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Vein Conditions

 

Pelvic Congestion Syndrome

Varicose veins around the ovaries and in the pelvic cavity often are related to pelvic pain. These varicose veins are due to the result of valves that do not work correctly. The blood then increases in pressure and causes the veins to bulge much like in the legs. These veins cause pelvic insufficiency often referred to as pelvic congestion syndrome.

Some studies show that 30% of patients with chronic pelvic pain have pelvic venous insufficiency. Risk factors for developing pelvic insufficiency include multiple pregnancies, polycystic ovarian disease, fullness of the leg veins, and hormonal dysfunction.

Women with PVI usually complain of a dull aching and heaviness in the pelvis that increases when standing, during pregnancy, and during menstruation. Sometimes this pain may be experienced in the lower back. There may be visible varicose veins in the groin area, buttocks, or upper thigh and pressure behind the knee during menstruation.

 

Phlebitis

Phlebitis is a common term for inflammation of a vein or varicose veins. Often times the inflammation of the vein is due to the formation of a clot or thrombus. When there is a clot the condition is known as thrombophlebitis or venous thrombus. When the thrombus is in the superficial veins it is generally called superficial thrombophlebitis. While superficial thrombophlebitis can be very painful it is generally not life threatening. Thrombophlebitis in the deep veins is a serious condition and is usually called deep vein thrombus or DVT.

Superficial phlebitis is more likely to develop in people with varicose veins or those who have had trauma to the vessel wall such as with an IV stick or blood draw. There may be obvious inflammation with a red streak along the path of the vein. There may also be localized tenderness and heat associated with the inflammation and thrombus in the varicosities.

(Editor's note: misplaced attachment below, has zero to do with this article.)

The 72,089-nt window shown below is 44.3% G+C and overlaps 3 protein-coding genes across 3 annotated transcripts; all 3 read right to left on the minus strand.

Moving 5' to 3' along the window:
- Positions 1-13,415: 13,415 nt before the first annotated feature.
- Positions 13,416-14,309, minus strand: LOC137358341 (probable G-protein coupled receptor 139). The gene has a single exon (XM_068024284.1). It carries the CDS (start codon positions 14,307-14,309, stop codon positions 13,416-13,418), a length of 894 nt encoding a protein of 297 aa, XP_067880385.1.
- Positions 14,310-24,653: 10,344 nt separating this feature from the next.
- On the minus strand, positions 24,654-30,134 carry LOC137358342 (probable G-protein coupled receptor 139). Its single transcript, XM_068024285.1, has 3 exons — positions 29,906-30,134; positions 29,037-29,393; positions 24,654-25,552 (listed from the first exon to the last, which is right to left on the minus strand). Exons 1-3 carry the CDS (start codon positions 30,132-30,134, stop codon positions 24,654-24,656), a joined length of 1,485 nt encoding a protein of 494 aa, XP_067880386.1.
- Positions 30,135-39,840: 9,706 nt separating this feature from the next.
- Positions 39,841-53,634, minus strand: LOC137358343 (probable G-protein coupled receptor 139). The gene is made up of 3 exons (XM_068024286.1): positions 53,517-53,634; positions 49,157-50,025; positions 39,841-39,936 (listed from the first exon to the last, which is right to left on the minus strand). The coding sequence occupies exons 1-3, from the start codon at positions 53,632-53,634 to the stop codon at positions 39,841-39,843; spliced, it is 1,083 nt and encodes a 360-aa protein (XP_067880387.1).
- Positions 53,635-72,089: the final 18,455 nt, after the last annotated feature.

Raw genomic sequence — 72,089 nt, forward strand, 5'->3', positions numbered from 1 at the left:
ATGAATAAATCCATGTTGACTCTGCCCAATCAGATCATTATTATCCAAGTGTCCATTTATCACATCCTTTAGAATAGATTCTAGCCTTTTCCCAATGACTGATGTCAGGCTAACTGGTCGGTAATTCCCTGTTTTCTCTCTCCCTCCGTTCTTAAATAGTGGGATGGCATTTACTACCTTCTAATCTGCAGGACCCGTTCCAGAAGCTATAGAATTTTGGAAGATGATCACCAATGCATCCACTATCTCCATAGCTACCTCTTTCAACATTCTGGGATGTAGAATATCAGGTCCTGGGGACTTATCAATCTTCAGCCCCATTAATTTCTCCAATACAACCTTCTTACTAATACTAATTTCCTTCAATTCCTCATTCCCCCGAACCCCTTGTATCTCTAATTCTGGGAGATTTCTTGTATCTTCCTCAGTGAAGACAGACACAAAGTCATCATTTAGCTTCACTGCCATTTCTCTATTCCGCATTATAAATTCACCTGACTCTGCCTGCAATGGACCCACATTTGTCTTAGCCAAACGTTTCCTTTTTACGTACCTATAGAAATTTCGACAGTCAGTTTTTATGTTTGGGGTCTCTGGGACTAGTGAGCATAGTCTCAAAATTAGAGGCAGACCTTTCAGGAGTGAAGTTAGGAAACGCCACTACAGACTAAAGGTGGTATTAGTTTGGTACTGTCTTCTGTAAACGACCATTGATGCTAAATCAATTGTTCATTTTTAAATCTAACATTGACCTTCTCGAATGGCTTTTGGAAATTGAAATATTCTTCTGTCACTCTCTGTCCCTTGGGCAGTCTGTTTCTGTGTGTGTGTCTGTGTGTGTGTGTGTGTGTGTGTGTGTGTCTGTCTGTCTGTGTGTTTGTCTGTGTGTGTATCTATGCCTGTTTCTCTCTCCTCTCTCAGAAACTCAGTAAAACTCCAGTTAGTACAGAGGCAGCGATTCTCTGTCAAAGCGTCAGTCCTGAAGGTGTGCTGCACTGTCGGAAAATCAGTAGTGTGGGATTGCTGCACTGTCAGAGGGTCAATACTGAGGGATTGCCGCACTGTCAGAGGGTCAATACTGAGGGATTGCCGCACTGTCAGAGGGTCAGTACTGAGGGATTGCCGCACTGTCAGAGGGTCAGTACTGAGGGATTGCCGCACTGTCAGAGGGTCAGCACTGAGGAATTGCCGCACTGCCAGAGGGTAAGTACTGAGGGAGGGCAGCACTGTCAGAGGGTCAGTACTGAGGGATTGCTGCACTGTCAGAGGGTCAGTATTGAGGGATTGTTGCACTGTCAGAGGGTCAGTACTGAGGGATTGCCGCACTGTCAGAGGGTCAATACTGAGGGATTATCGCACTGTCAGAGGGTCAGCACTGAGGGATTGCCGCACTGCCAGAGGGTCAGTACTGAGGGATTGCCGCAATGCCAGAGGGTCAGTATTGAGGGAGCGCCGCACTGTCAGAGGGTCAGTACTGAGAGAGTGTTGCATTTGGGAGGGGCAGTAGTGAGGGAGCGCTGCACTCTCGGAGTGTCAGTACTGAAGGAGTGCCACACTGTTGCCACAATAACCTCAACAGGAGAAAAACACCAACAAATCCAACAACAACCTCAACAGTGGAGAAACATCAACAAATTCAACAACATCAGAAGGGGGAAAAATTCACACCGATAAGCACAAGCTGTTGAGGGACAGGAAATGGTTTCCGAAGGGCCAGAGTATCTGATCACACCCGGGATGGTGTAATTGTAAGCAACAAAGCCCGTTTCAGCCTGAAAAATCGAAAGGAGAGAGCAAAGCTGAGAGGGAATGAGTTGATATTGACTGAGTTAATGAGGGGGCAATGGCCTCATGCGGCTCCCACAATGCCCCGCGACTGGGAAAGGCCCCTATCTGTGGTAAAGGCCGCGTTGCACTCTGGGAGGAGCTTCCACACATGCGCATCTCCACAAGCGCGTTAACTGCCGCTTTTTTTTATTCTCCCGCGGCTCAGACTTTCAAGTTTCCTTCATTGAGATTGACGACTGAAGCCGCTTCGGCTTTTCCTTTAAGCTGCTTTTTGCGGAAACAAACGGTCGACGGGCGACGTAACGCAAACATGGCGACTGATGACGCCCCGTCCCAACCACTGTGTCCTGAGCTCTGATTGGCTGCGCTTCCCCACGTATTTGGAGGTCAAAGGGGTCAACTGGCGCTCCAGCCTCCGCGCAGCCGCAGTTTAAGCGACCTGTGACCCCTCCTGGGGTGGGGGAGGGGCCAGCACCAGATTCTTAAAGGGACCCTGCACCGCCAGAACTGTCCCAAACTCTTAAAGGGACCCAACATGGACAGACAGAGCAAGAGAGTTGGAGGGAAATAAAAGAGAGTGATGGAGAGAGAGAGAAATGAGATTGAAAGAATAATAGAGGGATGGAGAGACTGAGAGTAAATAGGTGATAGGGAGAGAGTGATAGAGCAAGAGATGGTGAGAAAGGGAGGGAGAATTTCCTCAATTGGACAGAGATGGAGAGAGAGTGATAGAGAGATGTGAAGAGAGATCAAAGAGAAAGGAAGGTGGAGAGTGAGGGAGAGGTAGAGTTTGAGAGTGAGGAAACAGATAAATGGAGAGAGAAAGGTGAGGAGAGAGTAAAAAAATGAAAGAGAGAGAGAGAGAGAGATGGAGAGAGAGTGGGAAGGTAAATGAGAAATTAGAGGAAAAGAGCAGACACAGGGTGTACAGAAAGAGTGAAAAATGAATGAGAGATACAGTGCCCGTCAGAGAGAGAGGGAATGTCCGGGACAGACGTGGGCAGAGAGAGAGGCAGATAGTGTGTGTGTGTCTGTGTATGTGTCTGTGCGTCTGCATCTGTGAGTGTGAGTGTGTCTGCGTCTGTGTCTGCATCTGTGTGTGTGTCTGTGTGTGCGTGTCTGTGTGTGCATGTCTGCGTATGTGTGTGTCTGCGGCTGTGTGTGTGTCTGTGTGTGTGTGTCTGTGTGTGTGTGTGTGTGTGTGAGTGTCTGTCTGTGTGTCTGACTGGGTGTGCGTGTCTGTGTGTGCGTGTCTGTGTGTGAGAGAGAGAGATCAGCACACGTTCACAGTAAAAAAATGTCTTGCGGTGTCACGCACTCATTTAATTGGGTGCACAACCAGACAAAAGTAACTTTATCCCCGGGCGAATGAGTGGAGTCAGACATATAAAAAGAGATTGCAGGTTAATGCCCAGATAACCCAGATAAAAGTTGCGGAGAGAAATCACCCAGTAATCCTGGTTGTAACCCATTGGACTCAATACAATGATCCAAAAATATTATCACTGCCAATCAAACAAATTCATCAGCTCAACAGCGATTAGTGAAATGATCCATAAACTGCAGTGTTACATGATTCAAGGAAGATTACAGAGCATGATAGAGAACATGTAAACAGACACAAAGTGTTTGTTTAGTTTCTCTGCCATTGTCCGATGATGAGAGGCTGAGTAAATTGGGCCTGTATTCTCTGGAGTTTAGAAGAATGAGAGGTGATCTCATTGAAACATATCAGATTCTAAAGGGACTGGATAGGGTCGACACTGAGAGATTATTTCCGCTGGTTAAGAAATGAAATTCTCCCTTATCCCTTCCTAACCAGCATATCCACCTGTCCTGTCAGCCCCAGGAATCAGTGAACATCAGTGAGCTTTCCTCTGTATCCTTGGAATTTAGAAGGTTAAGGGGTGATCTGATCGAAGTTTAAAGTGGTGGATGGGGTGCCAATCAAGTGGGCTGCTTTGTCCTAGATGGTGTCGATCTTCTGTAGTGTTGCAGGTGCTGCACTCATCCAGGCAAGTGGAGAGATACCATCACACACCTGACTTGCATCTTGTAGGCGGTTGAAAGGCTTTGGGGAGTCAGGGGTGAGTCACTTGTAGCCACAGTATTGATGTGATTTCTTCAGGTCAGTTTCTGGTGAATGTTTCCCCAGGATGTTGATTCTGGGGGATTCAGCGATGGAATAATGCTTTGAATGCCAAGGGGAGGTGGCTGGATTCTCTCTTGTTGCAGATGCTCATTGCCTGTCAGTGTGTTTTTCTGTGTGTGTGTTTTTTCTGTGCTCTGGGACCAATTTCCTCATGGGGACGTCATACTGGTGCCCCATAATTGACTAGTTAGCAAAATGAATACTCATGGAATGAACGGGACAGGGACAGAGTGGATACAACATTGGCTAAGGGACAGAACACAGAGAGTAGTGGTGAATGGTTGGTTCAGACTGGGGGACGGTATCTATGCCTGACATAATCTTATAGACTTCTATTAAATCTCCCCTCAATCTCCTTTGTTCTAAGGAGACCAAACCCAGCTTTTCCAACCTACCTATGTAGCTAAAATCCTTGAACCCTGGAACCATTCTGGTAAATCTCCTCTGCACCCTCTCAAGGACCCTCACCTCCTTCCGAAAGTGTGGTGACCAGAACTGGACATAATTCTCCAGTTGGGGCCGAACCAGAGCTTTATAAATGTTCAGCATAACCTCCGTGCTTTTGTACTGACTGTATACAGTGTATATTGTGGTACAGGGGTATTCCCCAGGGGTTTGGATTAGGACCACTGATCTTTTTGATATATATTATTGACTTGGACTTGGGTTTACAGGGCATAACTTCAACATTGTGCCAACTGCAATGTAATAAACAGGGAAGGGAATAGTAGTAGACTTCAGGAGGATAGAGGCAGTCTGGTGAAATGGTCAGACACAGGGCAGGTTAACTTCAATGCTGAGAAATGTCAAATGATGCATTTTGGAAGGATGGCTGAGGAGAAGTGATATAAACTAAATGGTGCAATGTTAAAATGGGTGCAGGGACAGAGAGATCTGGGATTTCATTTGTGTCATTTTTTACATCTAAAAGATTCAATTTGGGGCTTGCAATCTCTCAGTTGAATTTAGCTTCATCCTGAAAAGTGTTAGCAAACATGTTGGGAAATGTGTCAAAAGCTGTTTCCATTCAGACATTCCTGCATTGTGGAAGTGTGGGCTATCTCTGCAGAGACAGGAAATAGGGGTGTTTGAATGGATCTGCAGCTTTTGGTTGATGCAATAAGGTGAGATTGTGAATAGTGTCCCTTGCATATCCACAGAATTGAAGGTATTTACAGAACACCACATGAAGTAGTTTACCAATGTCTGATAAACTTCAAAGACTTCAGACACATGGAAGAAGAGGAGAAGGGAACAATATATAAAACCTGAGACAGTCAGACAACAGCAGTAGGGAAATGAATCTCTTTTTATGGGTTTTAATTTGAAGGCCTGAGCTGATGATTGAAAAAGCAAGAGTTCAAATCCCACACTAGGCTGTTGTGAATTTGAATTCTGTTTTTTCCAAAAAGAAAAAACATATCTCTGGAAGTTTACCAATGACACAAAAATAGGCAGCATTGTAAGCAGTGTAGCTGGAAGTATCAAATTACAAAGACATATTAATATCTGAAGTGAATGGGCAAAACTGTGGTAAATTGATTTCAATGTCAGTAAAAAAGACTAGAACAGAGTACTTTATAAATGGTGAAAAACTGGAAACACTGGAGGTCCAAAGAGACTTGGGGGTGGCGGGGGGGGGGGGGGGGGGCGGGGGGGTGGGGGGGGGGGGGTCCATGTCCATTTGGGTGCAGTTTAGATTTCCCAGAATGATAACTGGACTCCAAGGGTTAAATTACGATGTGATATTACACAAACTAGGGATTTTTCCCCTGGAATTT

Vulvar Varicosities

Vulvar varicosities, or varicose veins in the vulva, are poorly understood. They tend to occur most often during pregnancy when the risk of varicose veins is greater due to the increase in blood volume and decrease in how quickly your blood flows from your lower body. This puts pressure on your veins. Vulvar varicosities can occur alone or along with varicose veins of the legs. 

If you have vulvar varicosities, the only way you'll know is because your health care provider tells you.  The symptoms include a feeling of fullness or pressure in the vulva area, vulvar swelling and discomfort. Long periods of standing, exercise and sex can aggravate the condition.

 

Venous Stasis

Venous stasis is the chronic disease in which the valves of the legs are damaged, letting blood flow backwards toward the feet. The increased blood in the venous system increases the pressure in the veins and causes the other veins to dilate. The blood can stagnate in the veins of the lower legs and causing chronic inflammation in the veins, skin and can lead to ulcers.

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